Today, Flipboard launched a new ad product that allows advertisers to target based on topics using its Interest Graph, which maps the intricate connections between people, content, and interests on Flipboard. For example: an advertiser that chooses to target with coffee-related topics may also have their ads shown with craft beer topics, because Flipboard’s data shows that many of its users who read stories about coffee also care about stories on craft beer.
What Brands Need To Do
With this new ad product, Flipboard, which boasts 80 million monthly active users, is now opening up its user behavioral data to advertisers and brands to help them expand the reach of their messages beyond their initially intended demo. This represents one of the newest examples in the on-going shift from the traditional age-and-gender-based demographic targeting towards a more data-driven, interest-based post-demographic targeting. It is a trend that brands of all verticals can tap into for a more personalized and effective targeting. We detailed this shift and some ensuing tactics that brands can use in our recent POV on Tribal Marketing, which you can read here.
Flipboard purchased the personalized news app Zite from CNN, while CNN and Flipboard agreed to a partnership to launch digital magazines based on the channel’s shows through Flipboard. The deal, worth a rumored $60 million, will make Zite available as a magazine to Flipboard’s 90 million users – not to mention the eyeballs that CNN will be hoping to acquire through this deal. While Facebook’s Paper has been dominating the news-aggregation app headlines recently, Flipboard was certainly in the space first, and presents a more personalized product – something that CNN will have recognized – and has raised around $161 million in three funding rounds. In combination with Zite and CNN magazines, Flipboard now has access to a more main steam source of readers and users, positioning it for even broader adoption and true competition with Facebook’s Paper.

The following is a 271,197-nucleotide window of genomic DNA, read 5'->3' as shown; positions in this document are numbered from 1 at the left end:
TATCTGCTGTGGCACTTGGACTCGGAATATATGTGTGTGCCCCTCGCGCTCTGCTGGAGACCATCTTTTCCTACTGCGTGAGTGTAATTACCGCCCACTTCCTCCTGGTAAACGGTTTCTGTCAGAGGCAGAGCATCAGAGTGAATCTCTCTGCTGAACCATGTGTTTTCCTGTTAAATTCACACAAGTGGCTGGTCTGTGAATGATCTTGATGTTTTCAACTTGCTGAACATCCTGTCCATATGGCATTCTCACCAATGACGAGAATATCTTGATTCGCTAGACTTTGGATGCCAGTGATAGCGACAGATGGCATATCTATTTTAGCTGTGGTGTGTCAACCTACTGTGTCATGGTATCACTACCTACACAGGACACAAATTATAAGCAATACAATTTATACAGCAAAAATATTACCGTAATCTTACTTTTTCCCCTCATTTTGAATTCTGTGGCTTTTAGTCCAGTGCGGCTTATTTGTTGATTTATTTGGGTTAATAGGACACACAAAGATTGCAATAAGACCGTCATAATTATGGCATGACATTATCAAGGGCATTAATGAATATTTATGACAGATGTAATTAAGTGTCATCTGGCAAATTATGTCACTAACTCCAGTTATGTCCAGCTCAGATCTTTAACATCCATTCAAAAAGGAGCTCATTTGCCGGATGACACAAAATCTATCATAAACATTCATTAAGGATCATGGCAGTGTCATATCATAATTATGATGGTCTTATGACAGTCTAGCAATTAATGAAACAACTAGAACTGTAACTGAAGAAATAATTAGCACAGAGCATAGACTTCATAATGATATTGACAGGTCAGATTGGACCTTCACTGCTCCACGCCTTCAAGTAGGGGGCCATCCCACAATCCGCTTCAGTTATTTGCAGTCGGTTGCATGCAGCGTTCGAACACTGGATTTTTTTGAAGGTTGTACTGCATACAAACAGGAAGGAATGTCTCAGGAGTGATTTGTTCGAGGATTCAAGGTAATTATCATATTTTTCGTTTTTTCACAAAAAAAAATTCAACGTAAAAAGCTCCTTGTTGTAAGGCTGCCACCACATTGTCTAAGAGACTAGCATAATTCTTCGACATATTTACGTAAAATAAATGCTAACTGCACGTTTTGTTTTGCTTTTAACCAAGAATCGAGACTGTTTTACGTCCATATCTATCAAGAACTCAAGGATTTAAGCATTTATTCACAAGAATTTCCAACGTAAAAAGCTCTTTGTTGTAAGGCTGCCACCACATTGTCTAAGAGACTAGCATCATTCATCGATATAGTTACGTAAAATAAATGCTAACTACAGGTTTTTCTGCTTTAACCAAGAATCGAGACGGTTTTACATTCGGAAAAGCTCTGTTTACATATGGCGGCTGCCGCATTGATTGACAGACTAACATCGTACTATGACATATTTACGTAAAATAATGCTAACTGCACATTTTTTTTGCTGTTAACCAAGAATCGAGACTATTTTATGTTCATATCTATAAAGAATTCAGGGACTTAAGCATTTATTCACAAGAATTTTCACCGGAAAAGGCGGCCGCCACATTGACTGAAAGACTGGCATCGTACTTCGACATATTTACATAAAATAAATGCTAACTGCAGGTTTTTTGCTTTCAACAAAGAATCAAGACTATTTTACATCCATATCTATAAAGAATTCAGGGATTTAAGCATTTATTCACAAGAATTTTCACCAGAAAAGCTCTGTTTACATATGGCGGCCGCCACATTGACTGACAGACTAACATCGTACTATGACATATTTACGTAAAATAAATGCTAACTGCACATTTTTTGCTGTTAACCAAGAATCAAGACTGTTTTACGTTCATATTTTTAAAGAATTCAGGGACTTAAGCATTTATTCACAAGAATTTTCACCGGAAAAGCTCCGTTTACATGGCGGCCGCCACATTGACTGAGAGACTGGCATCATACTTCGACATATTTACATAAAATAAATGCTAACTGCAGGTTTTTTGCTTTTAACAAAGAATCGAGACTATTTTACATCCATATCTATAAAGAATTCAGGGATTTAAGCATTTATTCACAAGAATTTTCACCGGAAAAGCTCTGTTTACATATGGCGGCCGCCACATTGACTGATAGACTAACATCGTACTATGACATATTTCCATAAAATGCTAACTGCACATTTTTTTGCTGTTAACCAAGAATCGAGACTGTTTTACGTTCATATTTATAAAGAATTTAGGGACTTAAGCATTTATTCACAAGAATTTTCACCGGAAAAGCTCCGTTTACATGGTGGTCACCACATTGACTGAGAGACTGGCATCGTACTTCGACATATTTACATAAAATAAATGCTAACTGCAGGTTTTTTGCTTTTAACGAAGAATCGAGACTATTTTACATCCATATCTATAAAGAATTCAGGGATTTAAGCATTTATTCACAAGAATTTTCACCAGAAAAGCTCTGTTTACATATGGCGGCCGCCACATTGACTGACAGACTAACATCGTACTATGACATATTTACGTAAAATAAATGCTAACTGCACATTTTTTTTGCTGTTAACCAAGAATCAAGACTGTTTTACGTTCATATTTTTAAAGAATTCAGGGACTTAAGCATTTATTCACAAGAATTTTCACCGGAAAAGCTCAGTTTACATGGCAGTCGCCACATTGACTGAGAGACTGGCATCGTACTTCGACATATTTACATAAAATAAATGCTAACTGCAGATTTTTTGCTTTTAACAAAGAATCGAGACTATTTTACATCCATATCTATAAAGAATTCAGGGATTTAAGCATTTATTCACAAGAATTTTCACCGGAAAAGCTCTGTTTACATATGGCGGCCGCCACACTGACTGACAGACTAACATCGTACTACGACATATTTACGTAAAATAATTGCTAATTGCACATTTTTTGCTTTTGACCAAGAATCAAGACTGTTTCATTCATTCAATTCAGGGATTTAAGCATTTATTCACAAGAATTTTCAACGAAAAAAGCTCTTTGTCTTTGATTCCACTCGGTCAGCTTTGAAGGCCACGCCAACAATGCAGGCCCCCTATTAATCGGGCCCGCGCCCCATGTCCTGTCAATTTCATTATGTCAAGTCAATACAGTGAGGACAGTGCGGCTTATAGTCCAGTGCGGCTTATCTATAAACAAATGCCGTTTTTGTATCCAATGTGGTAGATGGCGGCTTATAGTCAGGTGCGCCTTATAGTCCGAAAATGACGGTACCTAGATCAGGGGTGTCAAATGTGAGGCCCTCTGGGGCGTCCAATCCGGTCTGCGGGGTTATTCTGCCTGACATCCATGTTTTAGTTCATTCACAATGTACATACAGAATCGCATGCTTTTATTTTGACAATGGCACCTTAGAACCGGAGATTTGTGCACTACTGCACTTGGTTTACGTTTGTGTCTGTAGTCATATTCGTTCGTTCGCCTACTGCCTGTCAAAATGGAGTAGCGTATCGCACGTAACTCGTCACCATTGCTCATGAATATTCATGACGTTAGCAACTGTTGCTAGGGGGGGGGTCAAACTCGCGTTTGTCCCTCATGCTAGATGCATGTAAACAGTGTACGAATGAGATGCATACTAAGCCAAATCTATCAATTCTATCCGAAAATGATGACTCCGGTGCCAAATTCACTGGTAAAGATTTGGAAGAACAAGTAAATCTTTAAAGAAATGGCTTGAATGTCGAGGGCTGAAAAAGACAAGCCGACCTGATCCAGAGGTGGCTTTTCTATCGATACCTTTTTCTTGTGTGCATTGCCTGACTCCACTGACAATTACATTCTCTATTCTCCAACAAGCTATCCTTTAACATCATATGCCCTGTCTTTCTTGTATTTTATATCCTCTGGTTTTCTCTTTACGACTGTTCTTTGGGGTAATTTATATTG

When Flipboard announced custom magazines earlier this year, no one was sure how successful they’d be. We now know that brands are seeing great success with the custom designs; Flipboard reported that between 10 and 20 percent of users who click on a brand’s magazine end up subscribing to it. What’s more, top brands are seeing readers access between 20 and 40 pages of content per visit. Some brands, like Levi’s, are using the magazine as more of a catalogue, while others aggregate articles and other content from around the web. No matter how the magazine is designed, brand magazines are reporting an advertisement click through rate of 3 percent, which is orders of magnitude greater than digital ad click through rates, which are reported at less than 0.1 percent. Users who really like an ad can even flip it into their own magazines. Flipboard is doing its best to prove that it’s an important advertising medium that should be noticed, and with those numbers it seems as though they have the substance to back their claims.
Flipboard, the popular magazine aggregator, announced its big jump to the web. Prompted by the success of its mobile programs, the company is launching full HTML5 versions of its magazines that will work in any browser – whether you’re on mobile or desktop. The company plans to bring articles into the mix in the next few months, with the full Flipboard experience coming to users around early 2014. Initially, Flipboard would have been a web app, but upon hearing about the iPad decided to bet on a tablet app instead. Flipboard CEO Mike McCue also spoke to the strategic timing of the move to the web, with the fall of Google Reader being a large factor in the decision to revisit the initial model. Whether it becomes the way forward for Internet news aggregation remains to be seen, but nevertheless a big player has entered the digital sphere of personalized content curation.
Flipboard has updated their social magazine that lets users create their own custom magazines, curating articles from other publishers, customizing covers and more. Users can also follow an individual’s magazine as well and purchase products via Etsy. Interestingly enough, the update lets anyone from an individual to a brand become a publisher with the eventual possibility of even sharing ad revenue if they get enough traction.
Flipboard Adds Audio On Android
New York Times Kicks Off “NYT Everywhere,” First Stop: Flipboard
Flipboard Adds ‘New York Times’ Content